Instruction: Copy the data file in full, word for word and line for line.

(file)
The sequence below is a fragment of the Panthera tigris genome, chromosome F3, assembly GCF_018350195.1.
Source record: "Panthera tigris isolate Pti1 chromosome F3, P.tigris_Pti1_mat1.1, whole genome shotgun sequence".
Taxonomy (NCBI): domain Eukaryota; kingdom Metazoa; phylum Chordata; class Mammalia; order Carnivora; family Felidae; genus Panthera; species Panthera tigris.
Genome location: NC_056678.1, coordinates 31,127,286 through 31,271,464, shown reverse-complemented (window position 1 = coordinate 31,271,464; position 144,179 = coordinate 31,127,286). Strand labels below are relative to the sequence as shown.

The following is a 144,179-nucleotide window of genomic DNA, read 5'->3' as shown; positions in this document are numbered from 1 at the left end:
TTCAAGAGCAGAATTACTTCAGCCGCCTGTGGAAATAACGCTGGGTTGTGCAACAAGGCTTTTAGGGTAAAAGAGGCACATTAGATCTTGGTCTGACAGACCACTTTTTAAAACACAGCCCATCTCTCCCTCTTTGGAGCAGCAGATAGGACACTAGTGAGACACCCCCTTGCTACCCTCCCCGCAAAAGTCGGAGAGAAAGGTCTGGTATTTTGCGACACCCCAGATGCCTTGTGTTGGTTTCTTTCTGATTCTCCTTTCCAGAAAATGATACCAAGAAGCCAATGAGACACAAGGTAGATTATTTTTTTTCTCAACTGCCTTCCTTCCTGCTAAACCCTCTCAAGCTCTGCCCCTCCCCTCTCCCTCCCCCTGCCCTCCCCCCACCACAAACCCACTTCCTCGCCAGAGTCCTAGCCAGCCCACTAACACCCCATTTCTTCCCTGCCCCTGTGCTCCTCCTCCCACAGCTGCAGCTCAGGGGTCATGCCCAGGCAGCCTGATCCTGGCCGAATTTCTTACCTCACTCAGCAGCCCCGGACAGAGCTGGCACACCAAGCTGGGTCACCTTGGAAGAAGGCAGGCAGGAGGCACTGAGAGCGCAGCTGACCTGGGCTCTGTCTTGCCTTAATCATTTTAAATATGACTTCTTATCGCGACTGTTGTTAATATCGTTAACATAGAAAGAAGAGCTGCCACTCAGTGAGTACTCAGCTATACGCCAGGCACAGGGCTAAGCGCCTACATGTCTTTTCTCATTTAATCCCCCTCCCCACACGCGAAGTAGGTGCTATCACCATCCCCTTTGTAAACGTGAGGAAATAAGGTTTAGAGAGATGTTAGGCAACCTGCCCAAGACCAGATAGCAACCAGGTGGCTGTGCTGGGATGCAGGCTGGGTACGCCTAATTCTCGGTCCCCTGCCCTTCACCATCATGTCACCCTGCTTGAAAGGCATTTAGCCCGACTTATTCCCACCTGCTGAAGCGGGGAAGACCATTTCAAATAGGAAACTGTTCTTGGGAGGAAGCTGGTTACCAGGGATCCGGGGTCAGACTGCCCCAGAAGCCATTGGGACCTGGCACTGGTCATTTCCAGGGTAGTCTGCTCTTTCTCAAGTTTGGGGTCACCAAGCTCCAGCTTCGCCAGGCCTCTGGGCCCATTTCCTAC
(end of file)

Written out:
The sequence below is a fragment of the Panthera tigris genome, chromosome F3, assembly GCF_018350195.1.
Source record: "Panthera tigris isolate Pti1 chromosome F3, P.tigris_Pti1_mat1.1, whole genome shotgun sequence".
Taxonomy (NCBI): domain Eukaryota; kingdom Metazoa; phylum Chordata; class Mammalia; order Carnivora; family Felidae; genus Panthera; species Panthera tigris.
Genome location: NC_056678.1, coordinates 31,127,286 through 31,271,464, shown reverse-complemented (window position 1 = coordinate 31,271,464; position 144,179 = coordinate 31,127,286). Strand labels below are relative to the sequence as shown.

The following is a 144,179-nucleotide window of genomic DNA, read 5'->3' as shown; positions in this document are numbered from 1 at the left end:
TTCAAGAGCAGAATTACTTCAGCCGCCTGTGGAAATAACGCTGGGTTGTGCAACAAGGCTTTTAGGGTAAAAGAGGCACATTAGATCTTGGTCTGACAGACCACTTTTTAAAACACAGCCCATCTCTCCCTCTTTGGAGCAGCAGATAGGACACTAGTGAGACACCCCCTTGCTACCCTCCCCGCAAAAGTCGGAGAGAAAGGTCTGGTATTTTGCGACACCCCAGATGCCTTGTGTTGGTTTCTTTCTGATTCTCCTTTCCAGAAAATGATACCAAGAAGCCAATGAGACACAAGGTAGATTATTTTTTTTCTCAACTGCCTTCCTTCCTGCTAAACCCTCTCAAGCTCTGCCCCTCCCCTCTCCCTCCCCCTGCCCTCCCCCCACCACAAACCCACTTCCTCGCCAGAGTCCTAGCCAGCCCACTAACACCCCATTTCTTCCCTGCCCCTGTGCTCCTCCTCCCACAGCTGCAGCTCAGGGGTCATGCCCAGGCAGCCTGATCCTGGCCGAATTTCTTACCTCACTCAGCAGCCCCGGACAGAGCTGGCACACCAAGCTGGGTCACCTTGGAAGAAGGCAGGCAGGAGGCACTGAGAGCGCAGCTGACCTGGGCTCTGTCTTGCCTTAATCATTTTAAATATGACTTCTTATCGCGACTGTTGTTAATATCGTTAACATAGAAAGAAGAGCTGCCACTCAGTGAGTACTCAGCTATACGCCAGGCACAGGGCTAAGCGCCTACATGTCTTTTCTCATTTAATCCCCCTCCCCACACGCGAAGTAGGTGCTATCACCATCCCCTTTGTAAACGTGAGGAAATAAGGTTTAGAGAGATGTTAGGCAACCTGCCCAAGACCAGATAGCAACCAGGTGGCTGTGCTGGGATGCAGGCTGGGTACGCCTAATTCTCGGTCCCCTGCCCTTCACCATCATGTCACCCTGCTTGAAAGGCATTTAGCCCGACTTATTCCCACCTGCTGAAGCGGGGAAGACCATTTCAAATAGGAAACTGTTCTTGGGAGGAAGCTGGTTACCAGGGATCCGGGGTCAGACTGCCCCAGAAGCCATTGGGACCTGGCACTGGTCATTTCCAGGGTAGTCTGCTCTTTCTCAAGTTTGGGGTCACCAAGCTCCAGCTTCGCCAGGCCTCTGGGCCCATTTCCTAC